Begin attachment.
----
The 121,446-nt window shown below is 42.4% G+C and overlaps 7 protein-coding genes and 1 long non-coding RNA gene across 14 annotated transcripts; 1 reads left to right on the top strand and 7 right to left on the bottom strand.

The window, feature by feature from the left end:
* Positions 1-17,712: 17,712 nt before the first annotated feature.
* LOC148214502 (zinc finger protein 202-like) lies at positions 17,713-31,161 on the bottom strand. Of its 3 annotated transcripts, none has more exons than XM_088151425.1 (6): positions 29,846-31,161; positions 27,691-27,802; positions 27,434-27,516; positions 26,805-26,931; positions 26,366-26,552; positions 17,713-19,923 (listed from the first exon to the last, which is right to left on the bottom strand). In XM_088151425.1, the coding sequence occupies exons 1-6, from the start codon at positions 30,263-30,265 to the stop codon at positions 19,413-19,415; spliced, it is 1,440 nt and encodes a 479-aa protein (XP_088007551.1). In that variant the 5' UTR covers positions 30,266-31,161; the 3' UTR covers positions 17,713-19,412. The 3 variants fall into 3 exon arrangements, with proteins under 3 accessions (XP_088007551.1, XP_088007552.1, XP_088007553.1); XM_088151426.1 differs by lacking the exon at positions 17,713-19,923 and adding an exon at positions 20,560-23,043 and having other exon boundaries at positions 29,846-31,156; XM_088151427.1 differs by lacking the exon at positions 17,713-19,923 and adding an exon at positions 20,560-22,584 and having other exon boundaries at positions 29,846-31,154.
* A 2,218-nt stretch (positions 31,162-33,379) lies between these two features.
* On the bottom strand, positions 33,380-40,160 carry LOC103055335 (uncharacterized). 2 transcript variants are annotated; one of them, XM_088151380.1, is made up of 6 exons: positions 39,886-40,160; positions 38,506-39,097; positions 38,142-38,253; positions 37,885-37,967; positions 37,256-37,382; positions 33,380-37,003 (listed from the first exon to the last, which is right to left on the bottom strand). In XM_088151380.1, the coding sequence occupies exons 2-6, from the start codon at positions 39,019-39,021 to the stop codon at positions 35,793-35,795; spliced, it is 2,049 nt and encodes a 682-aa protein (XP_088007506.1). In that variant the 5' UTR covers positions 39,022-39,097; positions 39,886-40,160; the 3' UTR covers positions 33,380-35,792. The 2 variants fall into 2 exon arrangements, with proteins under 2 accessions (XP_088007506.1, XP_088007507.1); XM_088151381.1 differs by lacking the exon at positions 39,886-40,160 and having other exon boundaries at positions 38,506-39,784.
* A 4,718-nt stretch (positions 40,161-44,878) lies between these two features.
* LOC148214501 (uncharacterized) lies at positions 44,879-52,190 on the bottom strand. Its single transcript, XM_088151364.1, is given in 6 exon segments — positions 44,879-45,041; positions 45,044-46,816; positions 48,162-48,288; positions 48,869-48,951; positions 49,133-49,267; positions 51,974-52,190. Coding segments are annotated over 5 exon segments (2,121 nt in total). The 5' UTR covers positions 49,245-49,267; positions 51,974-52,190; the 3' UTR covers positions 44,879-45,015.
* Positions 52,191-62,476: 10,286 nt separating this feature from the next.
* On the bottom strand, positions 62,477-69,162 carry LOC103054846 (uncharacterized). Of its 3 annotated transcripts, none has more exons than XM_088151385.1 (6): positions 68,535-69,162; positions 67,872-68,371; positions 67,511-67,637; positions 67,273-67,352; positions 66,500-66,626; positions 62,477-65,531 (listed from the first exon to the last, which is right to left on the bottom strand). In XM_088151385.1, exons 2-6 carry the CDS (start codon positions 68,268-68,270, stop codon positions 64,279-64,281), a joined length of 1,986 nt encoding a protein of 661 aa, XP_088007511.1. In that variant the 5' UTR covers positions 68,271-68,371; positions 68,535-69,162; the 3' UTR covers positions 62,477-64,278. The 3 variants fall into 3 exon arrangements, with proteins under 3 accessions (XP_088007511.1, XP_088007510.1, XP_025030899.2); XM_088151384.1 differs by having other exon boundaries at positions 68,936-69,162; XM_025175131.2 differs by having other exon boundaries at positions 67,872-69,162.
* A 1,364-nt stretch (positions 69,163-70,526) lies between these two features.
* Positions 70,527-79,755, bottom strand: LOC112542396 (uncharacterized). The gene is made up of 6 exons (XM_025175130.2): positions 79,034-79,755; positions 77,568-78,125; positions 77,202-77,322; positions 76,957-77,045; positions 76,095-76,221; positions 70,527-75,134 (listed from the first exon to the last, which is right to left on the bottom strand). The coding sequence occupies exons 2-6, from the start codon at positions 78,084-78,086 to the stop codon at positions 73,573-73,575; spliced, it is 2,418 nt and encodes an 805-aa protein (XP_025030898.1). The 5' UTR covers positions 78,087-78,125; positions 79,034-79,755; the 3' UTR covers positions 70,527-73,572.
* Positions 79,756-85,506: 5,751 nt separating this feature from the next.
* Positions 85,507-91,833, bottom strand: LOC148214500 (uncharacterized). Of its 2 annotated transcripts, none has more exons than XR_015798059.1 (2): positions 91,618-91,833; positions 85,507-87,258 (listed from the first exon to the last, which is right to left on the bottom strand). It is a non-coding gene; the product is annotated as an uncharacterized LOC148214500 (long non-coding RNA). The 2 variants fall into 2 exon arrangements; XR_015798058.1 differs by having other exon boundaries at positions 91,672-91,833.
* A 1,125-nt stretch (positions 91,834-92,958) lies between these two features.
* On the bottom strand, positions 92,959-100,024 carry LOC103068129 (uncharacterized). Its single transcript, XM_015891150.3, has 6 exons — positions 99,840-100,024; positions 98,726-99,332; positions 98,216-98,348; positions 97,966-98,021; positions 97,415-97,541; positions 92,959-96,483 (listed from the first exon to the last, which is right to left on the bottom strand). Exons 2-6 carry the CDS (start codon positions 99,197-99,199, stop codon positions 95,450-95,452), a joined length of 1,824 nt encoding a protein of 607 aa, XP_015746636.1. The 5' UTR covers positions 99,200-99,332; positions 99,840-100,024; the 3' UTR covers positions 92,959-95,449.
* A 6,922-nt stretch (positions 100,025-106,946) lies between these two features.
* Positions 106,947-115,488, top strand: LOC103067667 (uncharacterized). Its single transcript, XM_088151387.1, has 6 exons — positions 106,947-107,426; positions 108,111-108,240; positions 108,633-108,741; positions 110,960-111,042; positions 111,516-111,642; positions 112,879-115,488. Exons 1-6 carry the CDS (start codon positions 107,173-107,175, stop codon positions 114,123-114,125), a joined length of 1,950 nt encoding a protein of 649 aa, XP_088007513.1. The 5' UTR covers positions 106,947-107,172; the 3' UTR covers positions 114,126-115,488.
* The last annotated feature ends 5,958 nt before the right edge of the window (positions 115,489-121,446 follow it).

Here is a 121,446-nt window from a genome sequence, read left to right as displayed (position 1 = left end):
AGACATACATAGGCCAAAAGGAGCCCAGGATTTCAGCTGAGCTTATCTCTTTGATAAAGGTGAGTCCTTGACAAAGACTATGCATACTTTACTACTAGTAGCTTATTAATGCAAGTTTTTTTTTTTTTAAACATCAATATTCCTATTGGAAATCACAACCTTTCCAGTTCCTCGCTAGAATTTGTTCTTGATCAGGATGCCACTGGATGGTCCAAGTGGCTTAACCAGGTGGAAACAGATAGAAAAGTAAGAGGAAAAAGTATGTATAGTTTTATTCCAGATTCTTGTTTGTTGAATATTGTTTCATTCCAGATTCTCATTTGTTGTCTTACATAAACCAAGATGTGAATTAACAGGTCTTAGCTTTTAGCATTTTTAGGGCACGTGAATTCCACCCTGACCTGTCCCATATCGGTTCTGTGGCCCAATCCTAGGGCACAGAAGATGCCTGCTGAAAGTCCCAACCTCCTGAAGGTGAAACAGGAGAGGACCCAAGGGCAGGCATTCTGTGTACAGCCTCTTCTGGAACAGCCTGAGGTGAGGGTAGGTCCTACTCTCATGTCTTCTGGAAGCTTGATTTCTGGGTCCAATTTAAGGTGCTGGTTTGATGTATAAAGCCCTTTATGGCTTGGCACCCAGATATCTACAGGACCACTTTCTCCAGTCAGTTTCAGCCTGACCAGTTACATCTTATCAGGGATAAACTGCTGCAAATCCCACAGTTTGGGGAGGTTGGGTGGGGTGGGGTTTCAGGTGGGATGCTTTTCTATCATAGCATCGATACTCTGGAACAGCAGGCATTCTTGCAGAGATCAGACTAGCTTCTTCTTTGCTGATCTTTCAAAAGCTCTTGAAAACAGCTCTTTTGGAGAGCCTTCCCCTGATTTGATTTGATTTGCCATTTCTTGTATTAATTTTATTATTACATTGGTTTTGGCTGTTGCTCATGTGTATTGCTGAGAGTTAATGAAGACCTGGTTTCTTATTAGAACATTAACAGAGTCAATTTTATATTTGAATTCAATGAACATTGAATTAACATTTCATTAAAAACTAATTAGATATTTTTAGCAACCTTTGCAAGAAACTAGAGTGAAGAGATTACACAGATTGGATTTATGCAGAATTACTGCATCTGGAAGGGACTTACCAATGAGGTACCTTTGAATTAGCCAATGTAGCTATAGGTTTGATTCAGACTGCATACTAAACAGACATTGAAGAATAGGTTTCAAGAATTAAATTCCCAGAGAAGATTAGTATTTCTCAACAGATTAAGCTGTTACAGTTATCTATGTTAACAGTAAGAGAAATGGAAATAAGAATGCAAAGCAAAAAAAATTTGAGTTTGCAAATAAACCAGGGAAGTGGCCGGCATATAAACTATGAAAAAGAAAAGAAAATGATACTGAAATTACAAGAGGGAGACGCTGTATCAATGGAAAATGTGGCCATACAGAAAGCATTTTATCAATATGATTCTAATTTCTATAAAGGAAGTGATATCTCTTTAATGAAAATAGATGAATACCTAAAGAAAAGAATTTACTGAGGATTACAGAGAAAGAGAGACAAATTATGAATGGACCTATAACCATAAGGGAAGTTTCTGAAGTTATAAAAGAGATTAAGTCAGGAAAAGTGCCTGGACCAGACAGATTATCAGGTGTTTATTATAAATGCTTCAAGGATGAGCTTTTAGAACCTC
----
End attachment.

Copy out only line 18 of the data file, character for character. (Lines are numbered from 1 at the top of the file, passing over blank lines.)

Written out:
* Positions 106,947-115,488, top strand: LOC103067667 (uncharacterized). Its single transcript, XM_088151387.1, has 6 exons — positions 106,947-107,426; positions 108,111-108,240; positions 108,633-108,741; positions 110,960-111,042; positions 111,516-111,642; positions 112,879-115,488. Exons 1-6 carry the CDS (start codon positions 107,173-107,175, stop codon positions 114,123-114,125), a joined length of 1,950 nt encoding a protein of 649 aa, XP_088007513.1. The 5' UTR covers positions 106,947-107,172; the 3' UTR covers positions 114,126-115,488.